Russia's pass-the-armband sums up problems ahead of World Cup
By Ed Dove
TOULOUSE (Reuters) - The sight of Russian players passing around the captain's armband after Roman Shirokov went off early in the second half spoke volumes about their performance at Euro 2016.
Shirokov was substituted in the 52nd minute of the embarrassing 3-0 capitulation to Wales but nobody appeared to want to replace him as captain.
The armband was initially handed to Sergei Ignashevich, but he did not put it on, and eventually it found its way back to goalkeeper Igor Akinfeev who half-heartedly accepted it.
That moment was one of several low points in an abject Russian performance which raised serious questions about their ability to present a competitive team when the country hosts the 2018 World Cup.
After the game, coach Leonid Slutski throw in the towel as he accepted responsibility for the failure and said that he needed to be replaced.
Russia had already performed poorly against England, when they scraped an ill-deserved 1-1 draw, and in the 2-1 defeat to Slovakia, but here they hit a new low.
Slutski made several changes to the midfield, attempting to give it more punch, but that only played into Wales' hands as it left the Russians open to devastating counter-attacks led by Gareth Bale.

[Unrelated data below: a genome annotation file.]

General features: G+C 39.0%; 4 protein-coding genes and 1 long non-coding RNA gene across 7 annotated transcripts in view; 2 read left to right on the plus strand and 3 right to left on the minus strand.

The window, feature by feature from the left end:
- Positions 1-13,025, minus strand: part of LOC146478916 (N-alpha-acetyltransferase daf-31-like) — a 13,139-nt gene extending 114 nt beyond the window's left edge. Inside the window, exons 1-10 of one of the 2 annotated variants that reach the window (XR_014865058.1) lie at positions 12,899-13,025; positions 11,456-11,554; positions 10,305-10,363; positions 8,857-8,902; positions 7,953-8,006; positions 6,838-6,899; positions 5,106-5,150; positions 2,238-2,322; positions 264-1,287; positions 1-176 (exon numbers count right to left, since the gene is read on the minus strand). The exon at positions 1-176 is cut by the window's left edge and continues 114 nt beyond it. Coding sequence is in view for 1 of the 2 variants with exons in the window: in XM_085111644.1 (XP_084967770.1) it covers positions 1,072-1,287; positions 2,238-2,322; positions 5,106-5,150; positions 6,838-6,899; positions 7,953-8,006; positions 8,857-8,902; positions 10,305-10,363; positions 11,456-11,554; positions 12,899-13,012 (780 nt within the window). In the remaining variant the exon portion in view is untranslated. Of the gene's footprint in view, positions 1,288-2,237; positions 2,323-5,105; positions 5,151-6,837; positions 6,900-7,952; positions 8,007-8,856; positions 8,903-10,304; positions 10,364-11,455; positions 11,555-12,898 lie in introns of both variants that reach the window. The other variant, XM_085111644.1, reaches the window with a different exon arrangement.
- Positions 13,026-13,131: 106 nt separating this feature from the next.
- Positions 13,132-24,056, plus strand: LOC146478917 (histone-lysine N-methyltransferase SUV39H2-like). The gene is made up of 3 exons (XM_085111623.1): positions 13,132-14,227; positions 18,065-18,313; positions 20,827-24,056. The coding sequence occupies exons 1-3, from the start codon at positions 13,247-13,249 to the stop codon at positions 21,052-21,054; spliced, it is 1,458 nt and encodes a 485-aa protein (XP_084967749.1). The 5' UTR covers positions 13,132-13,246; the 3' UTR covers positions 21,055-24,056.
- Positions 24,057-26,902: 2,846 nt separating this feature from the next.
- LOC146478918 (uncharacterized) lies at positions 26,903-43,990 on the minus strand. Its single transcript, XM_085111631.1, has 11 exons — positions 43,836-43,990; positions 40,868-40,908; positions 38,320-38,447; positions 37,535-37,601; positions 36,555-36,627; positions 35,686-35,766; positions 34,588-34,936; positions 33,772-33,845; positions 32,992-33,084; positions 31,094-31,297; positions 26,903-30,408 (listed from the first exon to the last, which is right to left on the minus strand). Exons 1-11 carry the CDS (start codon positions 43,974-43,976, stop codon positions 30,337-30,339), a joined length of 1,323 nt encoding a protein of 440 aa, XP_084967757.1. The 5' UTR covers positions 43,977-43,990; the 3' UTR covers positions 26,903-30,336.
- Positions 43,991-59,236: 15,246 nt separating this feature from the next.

Wales raced to a 2-0 lead in the first 20 minutes with both goals coming from breakaways after the Russians lost the ball inside the Welsh halfway.
Vasili Berezutski and Ignashevich, their two centre-backs with a combined age of 70, were left badly exposed on countless occasions and Wales could easily have added to their tally before Bale finally scored the third in the 67th minute.
All but one of Russia's squad play their club football at home and Berezutski said they needed to go abroad to be exposed to a higher standard.
"We must develop players and change how football works," he said. "Players do need to move to Europe. The fact that we all play in the Russian league means we all have certain limitations compared to foreign players."
Offering a frank assessment, he said the current squad was as good as it was going to get. "We don't have any better players, these are the best 23," he said. "All we can say is Russian football is not at best level, we need to change something."
(Writing by Brian Homewood in Nice; editing by John Irish)